A proposed class-action lawsuit was filed against Equifax Inc. late Thursday evening, shortly after the company reported that an unprecedented hack had compromised the private information of about 143 million people.
In the complaint filed in Portland, Ore., federal court, users alleged Equifax was negligent in failing to protect consumer data, choosing to save money instead of spending on technical safeguards that could have stopped the attack. Data revealed included Social Security numbers, addresses, driver’s license data, and birth dates. Some credit card information was also put at risk.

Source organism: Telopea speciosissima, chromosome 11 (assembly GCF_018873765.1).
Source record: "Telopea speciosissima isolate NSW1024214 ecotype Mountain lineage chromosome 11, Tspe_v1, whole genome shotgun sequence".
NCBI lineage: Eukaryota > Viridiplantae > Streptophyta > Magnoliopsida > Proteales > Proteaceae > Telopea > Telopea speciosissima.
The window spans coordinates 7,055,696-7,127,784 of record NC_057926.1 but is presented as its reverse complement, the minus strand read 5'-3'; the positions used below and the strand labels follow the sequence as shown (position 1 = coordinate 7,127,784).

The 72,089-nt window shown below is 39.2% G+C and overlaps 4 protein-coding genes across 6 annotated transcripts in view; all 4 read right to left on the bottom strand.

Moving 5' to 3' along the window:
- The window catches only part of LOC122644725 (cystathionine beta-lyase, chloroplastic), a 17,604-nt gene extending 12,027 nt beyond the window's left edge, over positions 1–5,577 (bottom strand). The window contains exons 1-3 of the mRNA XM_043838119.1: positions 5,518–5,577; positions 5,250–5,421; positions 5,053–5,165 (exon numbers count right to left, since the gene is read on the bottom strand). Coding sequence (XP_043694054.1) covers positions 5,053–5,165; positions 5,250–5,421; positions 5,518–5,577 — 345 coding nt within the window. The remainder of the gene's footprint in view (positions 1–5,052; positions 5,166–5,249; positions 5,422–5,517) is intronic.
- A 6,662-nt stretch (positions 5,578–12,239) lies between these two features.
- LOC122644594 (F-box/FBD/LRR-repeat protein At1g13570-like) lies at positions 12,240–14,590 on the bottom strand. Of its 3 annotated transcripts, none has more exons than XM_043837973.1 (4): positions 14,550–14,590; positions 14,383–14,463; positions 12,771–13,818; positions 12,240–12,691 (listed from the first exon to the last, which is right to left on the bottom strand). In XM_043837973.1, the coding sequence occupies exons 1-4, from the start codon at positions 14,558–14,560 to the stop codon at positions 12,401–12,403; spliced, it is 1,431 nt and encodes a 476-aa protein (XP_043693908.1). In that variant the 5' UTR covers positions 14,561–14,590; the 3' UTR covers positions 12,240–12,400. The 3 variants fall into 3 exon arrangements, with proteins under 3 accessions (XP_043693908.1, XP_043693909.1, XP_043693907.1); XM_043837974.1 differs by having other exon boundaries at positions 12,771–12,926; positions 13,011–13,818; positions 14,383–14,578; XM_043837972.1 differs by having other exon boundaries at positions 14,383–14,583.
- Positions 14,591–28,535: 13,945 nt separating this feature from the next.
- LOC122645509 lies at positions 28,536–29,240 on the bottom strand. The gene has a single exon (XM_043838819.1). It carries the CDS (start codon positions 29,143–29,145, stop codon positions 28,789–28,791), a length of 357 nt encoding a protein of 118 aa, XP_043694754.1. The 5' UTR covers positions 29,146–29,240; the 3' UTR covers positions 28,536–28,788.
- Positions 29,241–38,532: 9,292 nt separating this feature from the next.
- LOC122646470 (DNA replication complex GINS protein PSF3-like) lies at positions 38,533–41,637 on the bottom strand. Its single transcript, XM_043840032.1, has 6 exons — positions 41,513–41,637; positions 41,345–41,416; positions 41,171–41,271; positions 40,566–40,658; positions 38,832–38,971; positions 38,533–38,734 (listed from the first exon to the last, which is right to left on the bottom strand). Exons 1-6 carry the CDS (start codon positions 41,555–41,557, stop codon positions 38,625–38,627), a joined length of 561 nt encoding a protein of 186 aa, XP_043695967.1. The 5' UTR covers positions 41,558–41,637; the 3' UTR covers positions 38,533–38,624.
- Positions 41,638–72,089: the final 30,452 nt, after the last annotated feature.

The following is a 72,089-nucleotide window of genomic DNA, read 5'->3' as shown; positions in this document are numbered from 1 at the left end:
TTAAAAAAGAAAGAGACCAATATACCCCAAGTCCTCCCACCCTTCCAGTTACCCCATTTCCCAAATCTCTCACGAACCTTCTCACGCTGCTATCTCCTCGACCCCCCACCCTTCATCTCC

Equifax first discovered the vulnerability in late July, though it chose not to announce it publicly until more than a month later. The company was widely criticized for its customer service approach in the aftermath of the hack, as users struggled to understand whether their information had been affected. Others expressed frustration that three senior executives sold about $1.7 million in stock in the days following the discovery of the hack. A spokeswoman for Equifax said the men “had no knowledge that an intrusion had occurred at the time.”
The plaintiffs in the lawsuit are Mary McHill and Brook Reinhard. Both reside in Oregon and had their personal information stored by Equifax.
Author: Polly Mosendz